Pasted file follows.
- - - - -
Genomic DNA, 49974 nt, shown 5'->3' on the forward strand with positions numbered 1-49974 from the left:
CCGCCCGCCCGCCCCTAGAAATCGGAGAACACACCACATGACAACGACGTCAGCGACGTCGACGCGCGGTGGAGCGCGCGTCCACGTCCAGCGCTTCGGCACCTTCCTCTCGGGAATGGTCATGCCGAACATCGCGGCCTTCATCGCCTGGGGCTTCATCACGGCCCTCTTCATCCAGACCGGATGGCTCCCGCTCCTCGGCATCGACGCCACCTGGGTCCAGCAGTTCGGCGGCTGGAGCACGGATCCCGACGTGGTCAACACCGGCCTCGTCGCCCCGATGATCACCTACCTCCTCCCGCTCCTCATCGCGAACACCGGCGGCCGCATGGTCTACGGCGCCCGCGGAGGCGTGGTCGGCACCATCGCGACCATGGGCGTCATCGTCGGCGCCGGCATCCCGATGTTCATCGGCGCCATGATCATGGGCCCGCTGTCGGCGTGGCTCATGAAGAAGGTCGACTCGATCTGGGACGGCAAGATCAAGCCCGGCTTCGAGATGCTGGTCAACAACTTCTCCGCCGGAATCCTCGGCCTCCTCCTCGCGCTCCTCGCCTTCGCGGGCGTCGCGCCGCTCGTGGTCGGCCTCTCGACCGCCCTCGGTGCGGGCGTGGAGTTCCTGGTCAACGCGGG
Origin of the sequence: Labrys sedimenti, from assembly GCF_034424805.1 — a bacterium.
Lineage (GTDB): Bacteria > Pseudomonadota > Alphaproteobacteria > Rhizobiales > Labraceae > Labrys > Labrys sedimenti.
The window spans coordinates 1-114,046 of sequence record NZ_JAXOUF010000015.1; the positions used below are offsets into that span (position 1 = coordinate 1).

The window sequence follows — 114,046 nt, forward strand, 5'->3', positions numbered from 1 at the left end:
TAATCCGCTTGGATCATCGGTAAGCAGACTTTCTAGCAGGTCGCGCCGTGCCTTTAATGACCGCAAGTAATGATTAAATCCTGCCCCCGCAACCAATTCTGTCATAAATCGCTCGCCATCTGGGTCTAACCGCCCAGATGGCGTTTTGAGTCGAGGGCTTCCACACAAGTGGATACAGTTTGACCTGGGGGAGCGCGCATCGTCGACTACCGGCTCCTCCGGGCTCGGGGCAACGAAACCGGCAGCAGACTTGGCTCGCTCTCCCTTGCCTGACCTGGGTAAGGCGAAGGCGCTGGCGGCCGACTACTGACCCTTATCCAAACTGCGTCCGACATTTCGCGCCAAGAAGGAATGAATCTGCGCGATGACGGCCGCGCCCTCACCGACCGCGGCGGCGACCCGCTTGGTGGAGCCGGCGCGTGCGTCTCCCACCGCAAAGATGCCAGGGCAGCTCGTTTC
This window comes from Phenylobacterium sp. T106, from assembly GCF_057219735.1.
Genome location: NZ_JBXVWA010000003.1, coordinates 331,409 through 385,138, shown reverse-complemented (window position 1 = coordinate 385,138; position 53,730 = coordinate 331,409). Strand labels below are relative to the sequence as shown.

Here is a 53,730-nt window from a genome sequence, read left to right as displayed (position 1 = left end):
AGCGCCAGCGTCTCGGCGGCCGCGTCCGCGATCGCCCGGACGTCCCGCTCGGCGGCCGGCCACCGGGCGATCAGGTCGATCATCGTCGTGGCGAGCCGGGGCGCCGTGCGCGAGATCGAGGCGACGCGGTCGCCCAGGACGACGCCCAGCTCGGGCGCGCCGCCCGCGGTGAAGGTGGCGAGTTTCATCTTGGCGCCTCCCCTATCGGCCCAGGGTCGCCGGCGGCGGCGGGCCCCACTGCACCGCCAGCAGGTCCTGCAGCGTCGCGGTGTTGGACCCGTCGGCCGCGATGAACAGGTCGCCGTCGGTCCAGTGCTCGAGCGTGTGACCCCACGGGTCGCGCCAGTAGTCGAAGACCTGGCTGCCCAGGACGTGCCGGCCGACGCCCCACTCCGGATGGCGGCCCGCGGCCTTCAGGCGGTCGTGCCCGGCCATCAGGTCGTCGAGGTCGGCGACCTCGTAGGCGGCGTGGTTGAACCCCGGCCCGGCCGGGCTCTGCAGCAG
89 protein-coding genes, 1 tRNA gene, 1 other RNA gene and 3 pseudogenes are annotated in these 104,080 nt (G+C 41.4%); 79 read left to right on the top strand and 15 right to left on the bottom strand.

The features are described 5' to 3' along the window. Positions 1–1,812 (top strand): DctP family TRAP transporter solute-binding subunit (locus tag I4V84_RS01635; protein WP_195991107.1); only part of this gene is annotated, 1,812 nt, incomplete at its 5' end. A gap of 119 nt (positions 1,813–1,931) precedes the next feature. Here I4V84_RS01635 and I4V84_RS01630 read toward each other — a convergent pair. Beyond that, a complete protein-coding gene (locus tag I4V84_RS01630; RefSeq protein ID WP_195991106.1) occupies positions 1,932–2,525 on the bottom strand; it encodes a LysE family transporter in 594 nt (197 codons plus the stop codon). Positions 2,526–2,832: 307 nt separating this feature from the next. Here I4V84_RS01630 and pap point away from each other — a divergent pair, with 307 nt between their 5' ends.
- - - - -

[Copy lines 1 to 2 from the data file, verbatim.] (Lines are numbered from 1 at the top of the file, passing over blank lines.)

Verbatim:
Genomic DNA, 49974 nt, shown 5'->3' on the forward strand with positions numbered 1-49974 from the left:
CCGCCCGCCCGCCCCTAGAAATCGGAGAACACACCACATGACAACGACGTCAGCGACGTCGACGCGCGGTGGAGCGCGCGTCCACGTCCAGCGCTTCGGCACCTTCCTCTCGGGAATGGTCATGCCGAACATCGCGGCCTTCATCGCCTGGGGCTTCATCACGGCCCTCTTCATCCAGACCGGATGGCTCCCGCTCCTCGGCATCGACGCCACCTGGGTCCAGCAGTTCGGCGGCTGGAGCACGGATCCCGACGTGGTCAACACCGGCCTCGTCGCCCCGATGATCACCTACCTCCTCCCGCTCCTCATCGCGAACACCGGCGGCCGCATGGTCTACGGCGCCCGCGGAGGCGTGGTCGGCACCATCGCGACCATGGGCGTCATCGTCGGCGCCGGCATCCCGATGTTCATCGGCGCCATGATCATGGGCCCGCTGTCGGCGTGGCTCATGAAGAAGGTCGACTCGATCTGGGACGGCAAGATCAAGCCCGGCTTCGAGATGCTGGTCAACAACTTCTCCGCCGGAATCCTCGGCCTCCTCCTCGCGCTCCTCGCCTTCGCGGGCGTCGCGCCGCTCGTGGTCGGCCTCTCGACCGCCCTCGGTGCGGGCGTGGAGTTCCTGGTCAACGCGGG